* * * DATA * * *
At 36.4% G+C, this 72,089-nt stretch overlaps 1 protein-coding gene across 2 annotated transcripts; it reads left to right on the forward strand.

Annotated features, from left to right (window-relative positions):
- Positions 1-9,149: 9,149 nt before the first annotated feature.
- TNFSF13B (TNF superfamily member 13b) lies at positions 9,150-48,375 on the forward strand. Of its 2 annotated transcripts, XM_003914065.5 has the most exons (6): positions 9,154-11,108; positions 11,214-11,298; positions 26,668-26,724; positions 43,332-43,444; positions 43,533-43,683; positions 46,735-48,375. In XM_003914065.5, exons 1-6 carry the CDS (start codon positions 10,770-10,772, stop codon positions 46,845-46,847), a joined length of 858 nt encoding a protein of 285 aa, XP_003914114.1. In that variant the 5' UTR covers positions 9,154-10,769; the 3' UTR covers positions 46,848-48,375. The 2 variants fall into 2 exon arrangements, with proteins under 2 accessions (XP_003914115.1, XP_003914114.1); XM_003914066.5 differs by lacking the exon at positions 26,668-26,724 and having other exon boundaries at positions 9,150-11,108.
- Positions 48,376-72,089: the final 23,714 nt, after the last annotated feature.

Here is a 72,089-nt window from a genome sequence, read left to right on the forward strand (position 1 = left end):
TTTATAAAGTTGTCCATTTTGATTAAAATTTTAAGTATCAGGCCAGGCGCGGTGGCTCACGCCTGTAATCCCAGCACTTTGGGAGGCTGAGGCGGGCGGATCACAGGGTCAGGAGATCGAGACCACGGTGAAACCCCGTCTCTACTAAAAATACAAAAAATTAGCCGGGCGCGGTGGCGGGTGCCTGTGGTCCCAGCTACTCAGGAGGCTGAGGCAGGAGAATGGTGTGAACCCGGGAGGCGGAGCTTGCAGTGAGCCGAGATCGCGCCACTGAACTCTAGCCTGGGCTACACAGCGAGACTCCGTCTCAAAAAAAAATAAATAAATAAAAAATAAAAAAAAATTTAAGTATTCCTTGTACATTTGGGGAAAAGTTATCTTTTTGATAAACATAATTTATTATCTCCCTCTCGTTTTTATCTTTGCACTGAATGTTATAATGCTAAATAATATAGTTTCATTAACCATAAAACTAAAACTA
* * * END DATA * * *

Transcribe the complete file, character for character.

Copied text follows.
At 36.4% G+C, this 72,089-nt stretch overlaps 1 protein-coding gene across 2 annotated transcripts; it reads left to right on the forward strand.

Annotated features, from left to right (window-relative positions):
- Positions 1-9,149: 9,149 nt before the first annotated feature.
- TNFSF13B (TNF superfamily member 13b) lies at positions 9,150-48,375 on the forward strand. Of its 2 annotated transcripts, XM_003914065.5 has the most exons (6): positions 9,154-11,108; positions 11,214-11,298; positions 26,668-26,724; positions 43,332-43,444; positions 43,533-43,683; positions 46,735-48,375. In XM_003914065.5, exons 1-6 carry the CDS (start codon positions 10,770-10,772, stop codon positions 46,845-46,847), a joined length of 858 nt encoding a protein of 285 aa, XP_003914114.1. In that variant the 5' UTR covers positions 9,154-10,769; the 3' UTR covers positions 46,848-48,375. The 2 variants fall into 2 exon arrangements, with proteins under 2 accessions (XP_003914115.1, XP_003914114.1); XM_003914066.5 differs by lacking the exon at positions 26,668-26,724 and having other exon boundaries at positions 9,150-11,108.
- Positions 48,376-72,089: the final 23,714 nt, after the last annotated feature.

Here is a 72,089-nt window from a genome sequence, read left to right on the forward strand (position 1 = left end):
TTTATAAAGTTGTCCATTTTGATTAAAATTTTAAGTATCAGGCCAGGCGCGGTGGCTCACGCCTGTAATCCCAGCACTTTGGGAGGCTGAGGCGGGCGGATCACAGGGTCAGGAGATCGAGACCACGGTGAAACCCCGTCTCTACTAAAAATACAAAAAATTAGCCGGGCGCGGTGGCGGGTGCCTGTGGTCCCAGCTACTCAGGAGGCTGAGGCAGGAGAATGGTGTGAACCCGGGAGGCGGAGCTTGCAGTGAGCCGAGATCGCGCCACTGAACTCTAGCCTGGGCTACACAGCGAGACTCCGTCTCAAAAAAAAATAAATAAATAAAAAATAAAAAAAAATTTAAGTATTCCTTGTACATTTGGGGAAAAGTTATCTTTTTGATAAACATAATTTATTATCTCCCTCTCGTTTTTATCTTTGCACTGAATGTTATAATGCTAAATAATATAGTTTCATTAACCATAAAACTAAAACTA